Saturday, March 26, 2016


Literacy with an Attitude
By: Patrick Finn


In these chapters of Finn’s book, he shares a study that was completed by Jean Anyon who observed five schools in New Jersey that were of different social classes. Anyon compared these schools based on how the teachers taught and how the students learned in the classroom. It was interesting to read these comparisons and to think about how they were similar or different from my school growing up, and the school I am doing my service learning at.

At the end of chapter 2, Finn said, “Anyon’s study supports the findings of earlier observers that in American schools children of managers and owners are rewarded for initiative and assertiveness, while children of the working-class are rewarded for docility and obedience and punished for initiative and assertiveness” (page 20). Why should the social class of students, and the jobs their parents hold, determine what kind of education they are getting? This article I found explains how social class affects children. As discussed in Finn’s book, children of working class families are typically behind those students who grow up in affluent families. Families of high-paying jobs can afford to send their children to expensive schools, and buy their children extra things that may help them succeed. They may even have more time to spend helping their children with homework. On the other hand, students who grow up in working class families may not be getting that same support from their families, sometimes just due to lack of resources. Finn argues that these students need to be taught in a way that will allow them to bring about change in the world.

Another point that Finn brings up is the way teachers and students communicate. In the more affluent schools, students are invited to find answers themselves, and do problems their way. The opposite is true in schools with working-class students. When one student made a suggestion for a different way of doing something, the teacher responded, “No you don’t. You don’t even know what I’m making yet. Do it this way or it’s wrong” (page 10). There are definitely differences in the ways in which teachers communicate with their students and vice versa. This article gives an explanation behind this. The author shared a study that found, “…middle-class parents were more likely to coach their children to assert themselves in class. They were also more likely to get involved in classroom problems. Working-class parents, on the other hand, were less likely to encourage their children to ask questions and more likely to emphasize obedience and deference to teachers”. This reminded me of when Delpit discussed the differences in how people of authority ask questions and talk to students. As Delpit explains, children from working class families are more often told rather than questioned, and they learn to obey right away, while children from middle-class or upper-class families share their opinions and are also asked their opinions.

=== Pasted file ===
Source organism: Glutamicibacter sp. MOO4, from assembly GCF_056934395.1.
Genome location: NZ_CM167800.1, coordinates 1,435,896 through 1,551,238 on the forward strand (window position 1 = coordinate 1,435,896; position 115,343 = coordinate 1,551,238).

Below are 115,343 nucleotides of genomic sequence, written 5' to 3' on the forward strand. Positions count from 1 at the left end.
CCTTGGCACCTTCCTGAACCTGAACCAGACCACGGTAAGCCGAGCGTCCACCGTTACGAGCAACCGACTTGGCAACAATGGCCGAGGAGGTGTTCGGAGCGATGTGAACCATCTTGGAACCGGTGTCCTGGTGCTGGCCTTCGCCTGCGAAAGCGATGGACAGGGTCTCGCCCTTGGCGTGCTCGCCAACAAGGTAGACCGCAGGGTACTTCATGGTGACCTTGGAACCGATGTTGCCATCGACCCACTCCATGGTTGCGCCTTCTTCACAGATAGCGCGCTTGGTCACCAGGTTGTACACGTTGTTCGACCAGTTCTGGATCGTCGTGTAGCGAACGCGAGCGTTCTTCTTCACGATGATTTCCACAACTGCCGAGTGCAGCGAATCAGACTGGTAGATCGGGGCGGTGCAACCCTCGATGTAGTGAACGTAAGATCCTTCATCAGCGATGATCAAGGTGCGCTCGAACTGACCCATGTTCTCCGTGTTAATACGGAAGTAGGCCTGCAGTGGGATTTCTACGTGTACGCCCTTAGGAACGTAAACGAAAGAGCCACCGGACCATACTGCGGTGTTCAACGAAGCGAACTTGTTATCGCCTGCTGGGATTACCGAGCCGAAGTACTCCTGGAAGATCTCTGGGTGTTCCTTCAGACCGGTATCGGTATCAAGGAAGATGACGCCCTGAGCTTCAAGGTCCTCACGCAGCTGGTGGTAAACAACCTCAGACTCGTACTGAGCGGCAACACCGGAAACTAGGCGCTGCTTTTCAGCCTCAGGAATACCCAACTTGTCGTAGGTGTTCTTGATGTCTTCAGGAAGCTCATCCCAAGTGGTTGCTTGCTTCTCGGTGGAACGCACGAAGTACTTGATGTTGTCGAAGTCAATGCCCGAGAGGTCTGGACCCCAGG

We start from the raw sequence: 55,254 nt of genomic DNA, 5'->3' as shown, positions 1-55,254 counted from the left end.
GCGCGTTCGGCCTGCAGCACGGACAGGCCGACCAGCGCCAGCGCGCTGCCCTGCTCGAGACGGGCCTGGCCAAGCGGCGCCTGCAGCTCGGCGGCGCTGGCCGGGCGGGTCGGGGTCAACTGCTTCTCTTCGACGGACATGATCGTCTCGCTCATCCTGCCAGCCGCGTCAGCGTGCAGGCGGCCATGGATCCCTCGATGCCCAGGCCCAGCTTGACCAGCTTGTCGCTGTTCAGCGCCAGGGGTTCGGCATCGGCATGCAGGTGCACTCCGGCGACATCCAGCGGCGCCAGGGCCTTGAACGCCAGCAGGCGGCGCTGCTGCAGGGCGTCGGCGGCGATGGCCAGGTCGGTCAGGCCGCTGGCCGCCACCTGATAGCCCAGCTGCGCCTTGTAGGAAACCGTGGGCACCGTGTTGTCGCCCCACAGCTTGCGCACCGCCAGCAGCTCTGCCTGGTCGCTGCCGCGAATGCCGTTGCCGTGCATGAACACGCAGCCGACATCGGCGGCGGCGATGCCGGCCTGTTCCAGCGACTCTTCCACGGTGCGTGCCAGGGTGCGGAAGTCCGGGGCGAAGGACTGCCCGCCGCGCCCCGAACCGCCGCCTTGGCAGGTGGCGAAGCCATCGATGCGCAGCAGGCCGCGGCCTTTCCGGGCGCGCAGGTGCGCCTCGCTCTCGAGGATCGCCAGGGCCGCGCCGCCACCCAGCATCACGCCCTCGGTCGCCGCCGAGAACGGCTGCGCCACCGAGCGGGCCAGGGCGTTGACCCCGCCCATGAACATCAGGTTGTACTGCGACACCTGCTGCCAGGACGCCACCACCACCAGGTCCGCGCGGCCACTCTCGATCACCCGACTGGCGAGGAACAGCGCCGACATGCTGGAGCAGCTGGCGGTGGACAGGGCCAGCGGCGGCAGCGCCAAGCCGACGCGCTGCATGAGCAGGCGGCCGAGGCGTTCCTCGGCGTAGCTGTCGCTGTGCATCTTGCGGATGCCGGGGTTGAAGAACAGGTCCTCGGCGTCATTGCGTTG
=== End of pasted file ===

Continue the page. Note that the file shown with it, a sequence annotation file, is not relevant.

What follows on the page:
I found more connections in this piece than just Delpit. In the beginning, Finn talked about the haves and the have-nots. This is something that Kristof touched upon. He talked about how the haves usually grow up to be haves and the have-nots similarly continue to be have-nots. Finn talks about how the have-nots struggle when the haves are getting the better opportunities. I also found connections to McIntosh. The students in the middle-class and upper class schools may or may not realize that they are privileged over those students in working-class schools. They have more resources available to them, and they are being taught a completely different way. However, this may not always make them privileged because maybe the way in which working-class students are taught is really the better way for them.

Point to Share:

I think it’s obvious that it’s inevitable that students will group up in different social classes, and that they will attend different schools. However, there’s no reason they shouldn’t be given the same opportunities at a quality education. How can teachers help students learn to their fullest potential in the environment they live in?

Sunday, March 20, 2016

This American Life, Herbert, website

This American Life, Herbert: Separate and Unequal, Brown v. Board of Education website


The reporters in “This American Life, The Problem We All Live With Part I and II” argue that integrating schools is the best way to close the achievement gap, and give black students the same access to quality education as white students. In Part I, they discussed the school district of Normandy in Missouri. Teachers in this district “didn’t care”, and the district was on probation for 15 years. The students who lived in this district would benefit from an integration program because they don’t deserve not to get a quality education just because of where they live. Everyone should have the same opportunity. The reporters placed emphasis on how obvious it is that integration works, but districts are avoiding it. In Part II, they discussed a district in Hartford, Connecticut where families could choose integrated schools, but it wasn’t forced. The students who went to the integrated schools did better than when they were at their public schools. However, since the integrated magnet schools were on a lottery, many people couldn’t get it so they were stuck at the public schools that they wanted to get away from in the first place. The reporters argued that we need people of credibility to be talking about the importance of integration so people will start taking it seriously. Instead, more work is being done to fix segregated schools instead of integrating schools because that is the more comfortable option.